Monday, April 16, 2012

Forest Hill Cemetery

Cemeteries are creepy, there is really no way around that.  It is a piece of land filled with dead people in boxes of varying degrees of expensiveness.  Wherever dead bodies end up is a bit spine-chilly.  They are also terribly sad, especially if someone you love if buried there.  The cemetery where my Grandpa is buried is a sad place for me and my family obviously, but it also falls victim to something that a lot of cemeteries around these parts have succumbed to.  Tackiness.  As my Mother says, "It looks like a carnival."  There is so much cheap, random shit on people's gravestones that you half expect a clown selling balloon animals to pop out from behind a headstone.  Pinwheels, stuffed animals, fake flowers, pictures, all kinds of stuff.  It's a bit embarrassing, but the city (of Coon Rapids, btw) allows it, so what can you do?

Today I am going to tell you about my favorite cemetery (if you can have one, I guess) Forest Hill Cemetery in the City of Anoka, MN.  I live in a part of Anoka that is right off of a major highway surrounded by either the Mississippi River or a cemetery.  Yes, several.  There is Calvary Cemetery, which is directly across the highway from my little neighborhood, which belongs to the local catholic church, St. Stephen's, and Forest Hill Cemetery, which is non-denominational and owned by the City of Anoka.  Forest Hill sits only a few blocks from my house and we took to utilizing this cemetery (and the awesome park, Rocket Park, across the street from it) quite a bit this past summer.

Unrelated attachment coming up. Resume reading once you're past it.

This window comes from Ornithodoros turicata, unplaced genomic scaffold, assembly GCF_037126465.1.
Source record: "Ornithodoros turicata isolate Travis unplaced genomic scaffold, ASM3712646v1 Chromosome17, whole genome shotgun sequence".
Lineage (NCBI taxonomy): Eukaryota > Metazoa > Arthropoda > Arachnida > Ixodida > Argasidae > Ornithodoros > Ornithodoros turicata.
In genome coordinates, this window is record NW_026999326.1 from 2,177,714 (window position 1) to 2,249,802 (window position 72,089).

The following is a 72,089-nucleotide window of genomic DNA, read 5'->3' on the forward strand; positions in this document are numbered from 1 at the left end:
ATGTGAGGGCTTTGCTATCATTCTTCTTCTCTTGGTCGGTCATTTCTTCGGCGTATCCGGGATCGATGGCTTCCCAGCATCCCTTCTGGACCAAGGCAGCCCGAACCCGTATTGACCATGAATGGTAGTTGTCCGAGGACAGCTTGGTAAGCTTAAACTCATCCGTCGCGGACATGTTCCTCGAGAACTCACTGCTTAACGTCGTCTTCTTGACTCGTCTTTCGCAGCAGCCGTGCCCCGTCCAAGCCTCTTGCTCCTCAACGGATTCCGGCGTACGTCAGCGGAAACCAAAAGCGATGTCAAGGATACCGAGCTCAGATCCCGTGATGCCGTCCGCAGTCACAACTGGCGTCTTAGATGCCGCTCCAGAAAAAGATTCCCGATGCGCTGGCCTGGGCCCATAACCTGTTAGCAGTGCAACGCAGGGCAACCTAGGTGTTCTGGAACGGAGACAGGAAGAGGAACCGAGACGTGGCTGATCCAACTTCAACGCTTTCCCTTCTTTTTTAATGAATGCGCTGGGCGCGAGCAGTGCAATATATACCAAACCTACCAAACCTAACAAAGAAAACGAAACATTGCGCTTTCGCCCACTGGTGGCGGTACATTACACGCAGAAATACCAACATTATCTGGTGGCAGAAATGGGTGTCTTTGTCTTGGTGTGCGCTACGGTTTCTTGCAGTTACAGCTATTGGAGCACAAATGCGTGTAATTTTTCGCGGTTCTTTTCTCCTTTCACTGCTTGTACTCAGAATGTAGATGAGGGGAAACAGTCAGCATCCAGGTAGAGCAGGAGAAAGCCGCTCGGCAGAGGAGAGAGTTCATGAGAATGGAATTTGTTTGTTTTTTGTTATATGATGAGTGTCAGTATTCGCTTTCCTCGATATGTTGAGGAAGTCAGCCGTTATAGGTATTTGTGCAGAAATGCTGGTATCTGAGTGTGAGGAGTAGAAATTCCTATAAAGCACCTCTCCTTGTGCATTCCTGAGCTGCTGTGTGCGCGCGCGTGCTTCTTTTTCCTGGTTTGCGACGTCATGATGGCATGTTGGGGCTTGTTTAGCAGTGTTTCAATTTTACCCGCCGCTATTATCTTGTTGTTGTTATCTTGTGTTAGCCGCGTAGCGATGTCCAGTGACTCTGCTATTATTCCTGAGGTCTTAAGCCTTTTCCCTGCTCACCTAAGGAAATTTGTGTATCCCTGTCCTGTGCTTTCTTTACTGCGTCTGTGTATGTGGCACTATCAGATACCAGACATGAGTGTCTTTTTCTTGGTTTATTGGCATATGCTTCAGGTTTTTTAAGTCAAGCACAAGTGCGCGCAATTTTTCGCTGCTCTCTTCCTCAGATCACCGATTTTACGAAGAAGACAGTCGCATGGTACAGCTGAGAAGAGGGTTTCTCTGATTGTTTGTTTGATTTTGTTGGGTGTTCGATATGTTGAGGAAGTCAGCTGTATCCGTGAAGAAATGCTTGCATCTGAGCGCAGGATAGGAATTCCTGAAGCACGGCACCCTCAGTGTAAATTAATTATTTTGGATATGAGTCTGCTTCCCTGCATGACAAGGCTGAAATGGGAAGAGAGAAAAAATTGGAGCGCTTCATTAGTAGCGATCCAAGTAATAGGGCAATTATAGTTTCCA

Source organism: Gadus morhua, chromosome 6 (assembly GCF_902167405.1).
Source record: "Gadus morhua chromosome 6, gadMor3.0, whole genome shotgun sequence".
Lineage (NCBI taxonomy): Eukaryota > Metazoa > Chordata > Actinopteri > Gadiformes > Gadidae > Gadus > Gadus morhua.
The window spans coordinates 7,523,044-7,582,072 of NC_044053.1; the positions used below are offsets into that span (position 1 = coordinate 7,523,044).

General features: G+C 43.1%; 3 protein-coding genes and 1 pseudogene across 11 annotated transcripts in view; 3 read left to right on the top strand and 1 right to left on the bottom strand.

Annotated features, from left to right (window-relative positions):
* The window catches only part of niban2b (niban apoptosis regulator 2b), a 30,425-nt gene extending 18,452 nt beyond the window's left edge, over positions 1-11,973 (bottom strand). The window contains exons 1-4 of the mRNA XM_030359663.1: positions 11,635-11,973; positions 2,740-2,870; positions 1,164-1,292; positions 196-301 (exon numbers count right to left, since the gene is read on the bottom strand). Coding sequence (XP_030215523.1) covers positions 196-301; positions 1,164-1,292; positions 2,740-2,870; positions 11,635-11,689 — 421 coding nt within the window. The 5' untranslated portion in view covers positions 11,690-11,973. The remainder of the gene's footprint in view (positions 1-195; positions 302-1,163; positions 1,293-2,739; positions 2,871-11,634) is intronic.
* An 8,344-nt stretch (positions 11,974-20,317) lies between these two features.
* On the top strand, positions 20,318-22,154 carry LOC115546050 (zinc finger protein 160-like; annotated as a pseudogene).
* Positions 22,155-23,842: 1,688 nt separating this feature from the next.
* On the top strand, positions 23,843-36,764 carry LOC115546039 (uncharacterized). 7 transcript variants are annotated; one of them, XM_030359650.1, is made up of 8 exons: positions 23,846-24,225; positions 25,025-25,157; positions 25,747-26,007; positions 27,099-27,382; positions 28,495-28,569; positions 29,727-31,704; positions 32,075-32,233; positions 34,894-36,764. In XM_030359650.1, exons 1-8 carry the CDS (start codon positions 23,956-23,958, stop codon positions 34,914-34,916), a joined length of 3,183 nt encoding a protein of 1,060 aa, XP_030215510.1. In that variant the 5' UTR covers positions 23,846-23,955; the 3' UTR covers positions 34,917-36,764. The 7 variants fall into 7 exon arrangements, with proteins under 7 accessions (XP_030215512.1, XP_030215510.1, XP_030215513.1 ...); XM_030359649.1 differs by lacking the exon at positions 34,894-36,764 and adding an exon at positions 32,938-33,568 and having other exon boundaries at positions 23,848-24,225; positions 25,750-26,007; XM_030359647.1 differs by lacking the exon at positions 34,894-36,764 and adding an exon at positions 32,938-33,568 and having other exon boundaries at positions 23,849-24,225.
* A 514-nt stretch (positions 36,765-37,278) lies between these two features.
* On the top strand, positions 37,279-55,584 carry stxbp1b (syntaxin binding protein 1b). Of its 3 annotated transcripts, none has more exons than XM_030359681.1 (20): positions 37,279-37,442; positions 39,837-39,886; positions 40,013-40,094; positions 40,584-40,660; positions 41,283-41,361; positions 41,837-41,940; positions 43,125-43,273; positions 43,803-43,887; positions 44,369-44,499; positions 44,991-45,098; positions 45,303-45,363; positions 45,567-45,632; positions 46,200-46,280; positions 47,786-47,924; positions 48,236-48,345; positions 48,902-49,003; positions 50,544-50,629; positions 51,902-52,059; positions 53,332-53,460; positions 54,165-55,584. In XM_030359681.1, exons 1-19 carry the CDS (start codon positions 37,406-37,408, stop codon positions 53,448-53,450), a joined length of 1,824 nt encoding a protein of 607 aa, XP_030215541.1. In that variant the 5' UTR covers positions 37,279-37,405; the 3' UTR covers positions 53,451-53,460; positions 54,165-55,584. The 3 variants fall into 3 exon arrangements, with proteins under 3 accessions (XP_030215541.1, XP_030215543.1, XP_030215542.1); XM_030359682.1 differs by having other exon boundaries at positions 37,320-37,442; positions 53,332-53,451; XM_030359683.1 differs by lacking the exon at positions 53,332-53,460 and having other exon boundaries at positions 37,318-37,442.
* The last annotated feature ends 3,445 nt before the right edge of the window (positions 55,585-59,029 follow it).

Like I have mentioned several times before I am a stay-at-home mom and also do daycare for my niece.  This past summer not only did I have my daughter and niece, I had my step-son Quinn home on summer break from school and I also took another kid for daycare, my dear friend Christy's daughter, Nina.  Quinn, who was ten last summer, and Nina who was eight, were constantly at each others throat's all summer and it took everything in my power to not brick them both up in a wall somewhere, Poe-style.  So, what did we do?  Go the eff outside.  We discovered the cemetery on a walk one day with the babies and it kept the kids occupied by giggling at some of the goofy last names of those buried there.  However, I was fascinated when we started to come across headstones from the late 1800's.